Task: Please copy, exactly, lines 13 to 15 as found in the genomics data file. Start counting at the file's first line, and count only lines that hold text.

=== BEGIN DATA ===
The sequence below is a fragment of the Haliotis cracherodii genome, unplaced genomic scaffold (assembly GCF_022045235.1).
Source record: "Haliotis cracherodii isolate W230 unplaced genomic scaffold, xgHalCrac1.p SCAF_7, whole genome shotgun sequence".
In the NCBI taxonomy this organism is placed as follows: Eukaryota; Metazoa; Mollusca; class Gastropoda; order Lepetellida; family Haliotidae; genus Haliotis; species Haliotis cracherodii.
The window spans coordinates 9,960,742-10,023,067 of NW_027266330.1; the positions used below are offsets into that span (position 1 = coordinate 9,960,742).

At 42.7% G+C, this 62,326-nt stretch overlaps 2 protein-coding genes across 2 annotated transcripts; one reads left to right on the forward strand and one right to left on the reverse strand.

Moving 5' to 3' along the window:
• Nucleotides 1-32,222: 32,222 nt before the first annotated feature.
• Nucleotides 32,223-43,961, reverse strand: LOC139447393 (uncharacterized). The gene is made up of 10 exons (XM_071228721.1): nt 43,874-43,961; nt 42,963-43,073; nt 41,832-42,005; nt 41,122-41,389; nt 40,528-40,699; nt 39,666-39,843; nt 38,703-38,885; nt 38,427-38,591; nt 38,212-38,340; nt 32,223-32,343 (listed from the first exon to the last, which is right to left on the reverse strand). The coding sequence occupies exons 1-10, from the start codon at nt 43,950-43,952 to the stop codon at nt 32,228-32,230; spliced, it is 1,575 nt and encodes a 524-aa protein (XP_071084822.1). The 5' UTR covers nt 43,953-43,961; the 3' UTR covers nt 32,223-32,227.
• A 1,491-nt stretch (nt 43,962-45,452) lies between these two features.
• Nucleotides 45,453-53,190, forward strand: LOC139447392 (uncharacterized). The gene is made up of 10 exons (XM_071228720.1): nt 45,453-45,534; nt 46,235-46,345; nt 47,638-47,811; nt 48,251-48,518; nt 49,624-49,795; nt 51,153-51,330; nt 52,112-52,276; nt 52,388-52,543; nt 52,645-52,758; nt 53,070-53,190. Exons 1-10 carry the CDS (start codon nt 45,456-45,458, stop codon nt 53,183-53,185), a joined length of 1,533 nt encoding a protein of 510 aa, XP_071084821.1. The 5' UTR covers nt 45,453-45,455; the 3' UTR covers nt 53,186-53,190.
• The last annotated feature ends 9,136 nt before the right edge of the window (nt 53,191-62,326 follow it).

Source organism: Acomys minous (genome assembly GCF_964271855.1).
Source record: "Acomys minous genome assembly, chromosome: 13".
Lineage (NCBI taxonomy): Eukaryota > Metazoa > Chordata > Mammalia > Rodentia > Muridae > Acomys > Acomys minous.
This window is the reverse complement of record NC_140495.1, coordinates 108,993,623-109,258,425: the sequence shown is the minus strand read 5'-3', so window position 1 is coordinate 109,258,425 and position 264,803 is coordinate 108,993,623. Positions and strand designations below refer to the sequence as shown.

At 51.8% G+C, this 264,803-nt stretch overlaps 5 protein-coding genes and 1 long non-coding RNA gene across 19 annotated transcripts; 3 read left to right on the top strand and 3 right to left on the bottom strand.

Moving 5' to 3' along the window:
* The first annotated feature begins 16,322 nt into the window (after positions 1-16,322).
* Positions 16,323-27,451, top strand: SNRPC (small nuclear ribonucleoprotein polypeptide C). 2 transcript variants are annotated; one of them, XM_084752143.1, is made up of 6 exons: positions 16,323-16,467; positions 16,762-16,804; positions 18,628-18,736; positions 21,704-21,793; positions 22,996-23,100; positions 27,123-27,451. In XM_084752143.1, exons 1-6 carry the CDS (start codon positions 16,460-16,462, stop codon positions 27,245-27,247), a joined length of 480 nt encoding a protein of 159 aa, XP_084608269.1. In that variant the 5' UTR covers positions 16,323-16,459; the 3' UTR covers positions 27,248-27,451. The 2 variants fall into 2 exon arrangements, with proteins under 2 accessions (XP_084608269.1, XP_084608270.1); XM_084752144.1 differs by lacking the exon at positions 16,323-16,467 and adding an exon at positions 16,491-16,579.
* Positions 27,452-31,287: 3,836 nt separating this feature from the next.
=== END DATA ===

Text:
Source record: "Acomys minous genome assembly, chromosome: 13".
Lineage (NCBI taxonomy): Eukaryota > Metazoa > Chordata > Mammalia > Rodentia > Muridae > Acomys > Acomys minous.
This window is the reverse complement of record NC_140495.1, coordinates 108,993,623-109,258,425: the sequence shown is the minus strand read 5'-3', so window position 1 is coordinate 109,258,425 and position 264,803 is coordinate 108,993,623. Positions and strand designations below refer to the sequence as shown.